Beautiful roses

2010-07-15 00:00

THE name Ludwig Taschner is synonymous with roses in South Africa, as this well-known nurseryman started his first rose nursery in 1971. His children are continuing the family business near Johannesburg­ and new branches have opened near Stellenbosch and Durban.

Having confessed previously to being little more than a “toe gardener” more interested in vegetables than flowers, I asked an experienced gardener to look at this book, which is a revision of one of the same name that was published 10 years ago.

The first part covers the predictable subjects involved with growing and caring for roses, including a short description of a number of fungal diseases and harmful insects etc., and how to control them. It also describes other problems such as soil and weather conditions, all geared for this country, which is a real plus.

Also provided are three different spray cocktails including one which is environmentally safe, giving gardeners a broad choice. A concise 12-month guide to the work that should be done serves as a useful checklist.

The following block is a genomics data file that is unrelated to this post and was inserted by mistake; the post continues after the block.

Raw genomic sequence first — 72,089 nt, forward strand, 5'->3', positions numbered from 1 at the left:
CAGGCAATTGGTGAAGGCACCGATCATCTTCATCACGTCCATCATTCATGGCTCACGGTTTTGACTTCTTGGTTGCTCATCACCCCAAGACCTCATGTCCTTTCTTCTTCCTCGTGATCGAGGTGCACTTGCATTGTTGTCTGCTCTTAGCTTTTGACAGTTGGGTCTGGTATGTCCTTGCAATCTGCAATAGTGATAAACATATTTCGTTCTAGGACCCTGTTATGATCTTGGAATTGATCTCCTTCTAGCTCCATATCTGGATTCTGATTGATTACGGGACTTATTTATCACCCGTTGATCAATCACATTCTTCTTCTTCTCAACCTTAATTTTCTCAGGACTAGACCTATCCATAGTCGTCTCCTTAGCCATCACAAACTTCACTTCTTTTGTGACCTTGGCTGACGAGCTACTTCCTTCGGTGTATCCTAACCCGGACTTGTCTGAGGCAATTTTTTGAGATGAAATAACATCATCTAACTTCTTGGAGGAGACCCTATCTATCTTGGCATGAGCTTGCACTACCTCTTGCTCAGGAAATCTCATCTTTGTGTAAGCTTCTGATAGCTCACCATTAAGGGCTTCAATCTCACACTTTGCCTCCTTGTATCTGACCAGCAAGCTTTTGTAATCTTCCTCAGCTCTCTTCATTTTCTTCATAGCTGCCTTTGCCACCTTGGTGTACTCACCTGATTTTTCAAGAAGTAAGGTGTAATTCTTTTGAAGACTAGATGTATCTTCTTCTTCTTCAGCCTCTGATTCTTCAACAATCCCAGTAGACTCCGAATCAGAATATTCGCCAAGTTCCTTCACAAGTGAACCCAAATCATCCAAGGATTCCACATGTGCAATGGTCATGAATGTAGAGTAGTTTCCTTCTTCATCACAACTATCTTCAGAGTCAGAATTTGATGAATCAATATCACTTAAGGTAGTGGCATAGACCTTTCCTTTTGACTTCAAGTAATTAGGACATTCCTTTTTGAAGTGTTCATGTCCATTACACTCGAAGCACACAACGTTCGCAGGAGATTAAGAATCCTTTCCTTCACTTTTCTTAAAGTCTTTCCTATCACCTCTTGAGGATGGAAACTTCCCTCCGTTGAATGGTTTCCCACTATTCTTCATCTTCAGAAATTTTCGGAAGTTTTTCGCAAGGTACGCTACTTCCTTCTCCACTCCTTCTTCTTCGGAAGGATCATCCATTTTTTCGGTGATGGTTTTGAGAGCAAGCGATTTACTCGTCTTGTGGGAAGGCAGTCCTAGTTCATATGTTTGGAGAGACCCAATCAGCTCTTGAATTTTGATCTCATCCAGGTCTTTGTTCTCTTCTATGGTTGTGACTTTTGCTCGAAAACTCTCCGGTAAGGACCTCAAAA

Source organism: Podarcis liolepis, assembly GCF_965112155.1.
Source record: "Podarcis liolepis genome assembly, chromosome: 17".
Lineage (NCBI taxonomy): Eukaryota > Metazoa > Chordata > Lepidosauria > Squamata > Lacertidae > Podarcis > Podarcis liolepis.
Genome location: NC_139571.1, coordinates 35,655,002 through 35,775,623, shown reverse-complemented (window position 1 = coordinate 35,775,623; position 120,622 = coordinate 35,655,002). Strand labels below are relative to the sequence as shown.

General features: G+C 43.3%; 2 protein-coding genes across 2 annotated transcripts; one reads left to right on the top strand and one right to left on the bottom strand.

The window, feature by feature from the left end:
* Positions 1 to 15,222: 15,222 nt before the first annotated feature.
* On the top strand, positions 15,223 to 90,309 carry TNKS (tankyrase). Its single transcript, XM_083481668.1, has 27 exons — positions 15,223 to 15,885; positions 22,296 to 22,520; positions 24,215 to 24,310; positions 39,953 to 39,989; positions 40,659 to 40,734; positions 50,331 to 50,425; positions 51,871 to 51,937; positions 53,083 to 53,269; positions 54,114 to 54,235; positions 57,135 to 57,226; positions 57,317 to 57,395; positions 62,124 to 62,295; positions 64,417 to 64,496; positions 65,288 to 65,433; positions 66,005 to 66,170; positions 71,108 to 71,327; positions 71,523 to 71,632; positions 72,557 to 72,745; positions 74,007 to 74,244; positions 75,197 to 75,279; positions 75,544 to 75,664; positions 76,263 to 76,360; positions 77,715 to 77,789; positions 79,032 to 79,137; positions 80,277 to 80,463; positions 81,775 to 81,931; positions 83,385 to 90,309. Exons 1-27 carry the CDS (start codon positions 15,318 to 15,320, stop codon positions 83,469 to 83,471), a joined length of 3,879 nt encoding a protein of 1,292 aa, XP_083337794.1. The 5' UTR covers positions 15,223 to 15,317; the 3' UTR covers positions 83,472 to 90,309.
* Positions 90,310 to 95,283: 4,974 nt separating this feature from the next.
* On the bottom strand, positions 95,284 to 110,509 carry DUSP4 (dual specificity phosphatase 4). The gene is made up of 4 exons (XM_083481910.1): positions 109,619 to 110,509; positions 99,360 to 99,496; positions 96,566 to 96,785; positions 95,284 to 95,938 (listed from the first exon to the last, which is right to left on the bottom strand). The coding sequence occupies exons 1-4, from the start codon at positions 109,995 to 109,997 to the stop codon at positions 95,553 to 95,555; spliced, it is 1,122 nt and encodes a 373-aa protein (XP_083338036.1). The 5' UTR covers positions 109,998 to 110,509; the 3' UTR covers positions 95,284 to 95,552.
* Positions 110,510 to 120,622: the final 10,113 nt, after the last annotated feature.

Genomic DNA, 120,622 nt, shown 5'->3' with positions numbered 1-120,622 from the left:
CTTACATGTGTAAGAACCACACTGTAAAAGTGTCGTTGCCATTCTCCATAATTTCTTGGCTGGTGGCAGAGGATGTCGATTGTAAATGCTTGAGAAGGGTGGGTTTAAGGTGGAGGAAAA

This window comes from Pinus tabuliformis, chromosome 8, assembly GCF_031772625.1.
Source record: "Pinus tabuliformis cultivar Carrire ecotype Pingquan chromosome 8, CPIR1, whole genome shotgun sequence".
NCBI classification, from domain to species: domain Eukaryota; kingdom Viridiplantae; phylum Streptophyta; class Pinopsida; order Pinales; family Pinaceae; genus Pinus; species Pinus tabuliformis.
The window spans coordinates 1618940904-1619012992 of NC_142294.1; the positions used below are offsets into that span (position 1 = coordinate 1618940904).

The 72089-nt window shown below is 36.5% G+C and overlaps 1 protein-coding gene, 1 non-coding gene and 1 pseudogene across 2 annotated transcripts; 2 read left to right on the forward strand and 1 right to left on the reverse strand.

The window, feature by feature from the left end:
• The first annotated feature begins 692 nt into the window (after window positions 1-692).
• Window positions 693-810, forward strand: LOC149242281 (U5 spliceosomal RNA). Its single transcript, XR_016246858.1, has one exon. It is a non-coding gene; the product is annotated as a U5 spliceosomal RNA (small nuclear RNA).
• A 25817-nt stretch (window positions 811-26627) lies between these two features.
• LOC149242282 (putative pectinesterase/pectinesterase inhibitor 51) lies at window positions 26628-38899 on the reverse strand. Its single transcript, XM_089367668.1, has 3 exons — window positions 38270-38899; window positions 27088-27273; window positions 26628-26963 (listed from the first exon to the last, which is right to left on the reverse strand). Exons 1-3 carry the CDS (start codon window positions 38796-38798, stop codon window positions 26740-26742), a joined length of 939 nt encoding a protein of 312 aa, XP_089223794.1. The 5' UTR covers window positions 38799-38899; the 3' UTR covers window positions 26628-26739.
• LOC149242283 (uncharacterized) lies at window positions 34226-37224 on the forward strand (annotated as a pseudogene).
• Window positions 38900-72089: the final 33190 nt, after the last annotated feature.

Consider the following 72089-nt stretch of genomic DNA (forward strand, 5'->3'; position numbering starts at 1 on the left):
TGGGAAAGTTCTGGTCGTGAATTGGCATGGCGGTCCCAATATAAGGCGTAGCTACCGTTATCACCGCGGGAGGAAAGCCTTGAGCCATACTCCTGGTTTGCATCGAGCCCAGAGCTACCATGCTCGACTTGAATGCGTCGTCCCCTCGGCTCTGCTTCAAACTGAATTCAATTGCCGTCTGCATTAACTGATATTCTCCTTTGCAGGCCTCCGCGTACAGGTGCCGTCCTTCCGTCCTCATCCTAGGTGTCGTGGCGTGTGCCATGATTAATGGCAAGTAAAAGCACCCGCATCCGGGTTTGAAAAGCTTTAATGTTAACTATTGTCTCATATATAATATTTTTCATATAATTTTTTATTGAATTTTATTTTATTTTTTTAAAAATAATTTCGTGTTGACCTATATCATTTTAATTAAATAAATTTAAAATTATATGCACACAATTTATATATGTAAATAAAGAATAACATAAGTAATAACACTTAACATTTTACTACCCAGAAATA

There’s an illustrated “how-to” guide to the all-important task of winter pruning, something I have managed not to have to do. My consultant noted that summer­ pruning is called “grooming”.

“A rather gentle name for what I do to my roses then,” he noted drily.

The second part of the book describes the many kinds of roses that are available, and is glorious to look at, even if you don’t or aren’t going to grow roses. However, I have one gripe: I couldn’t find the rose named “Julia”, which is a gorgeous dusky brown one. There’s also a large section about using them in landscaping, or colourscaping in many parts of the country.

Something no respectable book should be without is an index, and this one has both a subject index and one for the names of the roses referred to.

Both my consultant and I agreed that it’s a useful book, recommended for gardeners who want to grow roses well, whether they are rose enthusiasts or just starting out.


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